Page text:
ST. LOUIS—Nomar Garciaparra was all smiles before Wednesday night's game in Busch Stadium, seemingly relaxed and happy in spite of a rough start to his 2005 season.
But Garciaparra's season hit a low point in the Cubs' 3-1 victory over St. Louis when he collapsed with a groin injury while exiting the batter's box in the third inning.
Garciaparra was carried off the field and could miss a month or more while he's on the mend, pending the outcome of an MRI on Thursday in St. Louis. Though he was able to hobble after the game, the possibility of a torn groin was on everyone's mind. That would mean several months of rehab.
"That's my fear," Garciaparra said. "I'll know more [Thursday]. I can't give you a prognosis right now. . . . But I don't like getting carried off the field first of all. That drives you crazy."
The loss of Garciaparra overshadowed a strong outing by starter Carlos Zambrano, who rebounded from a subpar Saturday start when he served up three home runs in Pittsburgh. The right-hander was back to his old self against St. Louis, allowing one run on five hits in 8 2/3 innings, throwing 118 pitches.
Zambrano was removed with two outs in the ninth after trainer Mark O'Neal visited the mound to check out a blister. LaTroy Hawkins entered and gave up a warning-track flyout to John Mabry to end it.
"I wanted to finish it," Zambrano said. "But I had a blister, so that was the right decision for the manager."
Derrek Lee went 3-for-4 to increase his average to .411, and Zambrano helped his cause with a run-scoring triple in the second, a line shot that got past center fielder Jim Edmonds and rolled toward the wall. Like a runaway train with no brakes, Zambrano ran so hard he overshot the bag at third, declining to make his patented headfirst slide.
The Cubs took advantage of Mabry's poor play in left to grab the lead in the first inning, the third straight game they've been on the board in the first. Neifi Perez reached on Mabry's error and was erased on a Lee forceout. But Aramis Ramirez walked and Jeromy Burnitz's two-out single off Jeff Suppan brought home Lee with the first run.
Zambrano's RBI triple made it 2-0 in the second and Ramirez's run-scoring double in the fifth gave Zambrano some room to maneuver.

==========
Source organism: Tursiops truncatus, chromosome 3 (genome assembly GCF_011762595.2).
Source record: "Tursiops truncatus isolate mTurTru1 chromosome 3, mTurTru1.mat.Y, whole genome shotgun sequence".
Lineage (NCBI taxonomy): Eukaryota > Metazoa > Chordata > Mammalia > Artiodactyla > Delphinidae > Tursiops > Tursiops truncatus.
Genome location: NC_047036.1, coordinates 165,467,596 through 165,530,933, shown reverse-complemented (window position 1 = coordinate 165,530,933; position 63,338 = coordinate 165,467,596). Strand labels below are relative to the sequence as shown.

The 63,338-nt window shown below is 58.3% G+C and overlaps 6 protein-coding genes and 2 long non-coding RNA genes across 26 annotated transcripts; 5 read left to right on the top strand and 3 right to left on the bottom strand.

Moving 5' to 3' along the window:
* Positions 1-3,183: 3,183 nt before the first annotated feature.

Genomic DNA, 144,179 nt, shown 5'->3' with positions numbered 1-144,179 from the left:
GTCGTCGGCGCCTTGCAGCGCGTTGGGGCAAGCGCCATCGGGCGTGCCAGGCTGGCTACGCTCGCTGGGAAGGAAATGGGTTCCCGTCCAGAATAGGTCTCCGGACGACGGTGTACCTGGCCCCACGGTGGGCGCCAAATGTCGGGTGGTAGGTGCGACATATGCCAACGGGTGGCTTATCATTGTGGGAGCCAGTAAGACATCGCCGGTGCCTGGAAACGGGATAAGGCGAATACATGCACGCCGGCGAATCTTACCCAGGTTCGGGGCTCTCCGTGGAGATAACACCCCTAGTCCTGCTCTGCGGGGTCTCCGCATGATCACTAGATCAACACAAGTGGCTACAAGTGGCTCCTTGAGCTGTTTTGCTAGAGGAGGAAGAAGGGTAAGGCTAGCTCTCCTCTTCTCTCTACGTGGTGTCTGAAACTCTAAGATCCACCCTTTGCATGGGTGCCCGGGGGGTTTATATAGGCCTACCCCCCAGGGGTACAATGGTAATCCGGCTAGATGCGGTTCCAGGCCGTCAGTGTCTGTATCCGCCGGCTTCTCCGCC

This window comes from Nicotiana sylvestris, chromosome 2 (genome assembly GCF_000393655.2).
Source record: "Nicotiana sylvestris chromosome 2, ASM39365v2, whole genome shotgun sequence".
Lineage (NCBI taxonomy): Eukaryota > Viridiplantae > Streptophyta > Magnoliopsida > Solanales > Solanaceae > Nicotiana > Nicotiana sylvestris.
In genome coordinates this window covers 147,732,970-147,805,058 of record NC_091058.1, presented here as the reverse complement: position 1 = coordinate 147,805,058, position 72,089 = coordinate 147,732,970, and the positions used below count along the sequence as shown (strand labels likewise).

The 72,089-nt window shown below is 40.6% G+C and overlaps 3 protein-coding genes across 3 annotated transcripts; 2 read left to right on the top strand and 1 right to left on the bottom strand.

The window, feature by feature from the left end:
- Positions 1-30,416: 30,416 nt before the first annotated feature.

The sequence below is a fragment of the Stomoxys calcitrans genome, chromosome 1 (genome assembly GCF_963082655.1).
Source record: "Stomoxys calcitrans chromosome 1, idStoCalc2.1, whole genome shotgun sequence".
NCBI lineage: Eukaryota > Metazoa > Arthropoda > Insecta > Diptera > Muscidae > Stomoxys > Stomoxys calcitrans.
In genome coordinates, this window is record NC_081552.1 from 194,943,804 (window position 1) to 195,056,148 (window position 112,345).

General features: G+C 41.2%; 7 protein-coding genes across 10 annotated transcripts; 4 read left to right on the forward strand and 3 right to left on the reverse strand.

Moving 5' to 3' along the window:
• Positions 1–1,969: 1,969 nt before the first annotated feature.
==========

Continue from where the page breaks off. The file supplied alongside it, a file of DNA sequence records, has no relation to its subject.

The Cardinals got Zambrano so upset last year he was suspended for five games for throwing at Edmonds on July 19. Seemingly on a mission to make amends for that day, Zambrano allowed only one hit through the first five innings, David Eckstein's harmless single in the third.
"Whatever is in the past is in the past," Zambrano said. "I don't have anything against Edmonds, and hopefully he doesn't have anything against me. That's baseball. I don't pay attention to anything else but pitching my game."
Albert Pujols snapped Zambrano's shutout with a two-out home run to left in the sixth, but Zambrano wasn't about to let this one get away. After giving up a single to Edmonds, he retired nine straight before Scott Rolen doubled with two outs in the ninth, ending his day.
A boisterous crowd of 44,855 showed up despite early evening showers that delayed the game by about 1 1/2 hours, signaling the start of the 113th year of the Cubs-Cardinals rivalry.
The Cubs were happy with the victory but concerned over the status of Garciaparra. Though Garciaparra was struggling through one of the worst slumps of his career, his loss was difficult for the Cubs to swallow, especially after losing starting second baseman Todd Walker with a knee injury on April 10. Until further notice, the new double-play combo will be Neifi Perez at short and Jerry Hairston at second.
"It's not going to be easy," Baker said. "But we still have to find a way. Just like last year. Nobody's going to give us any consolation."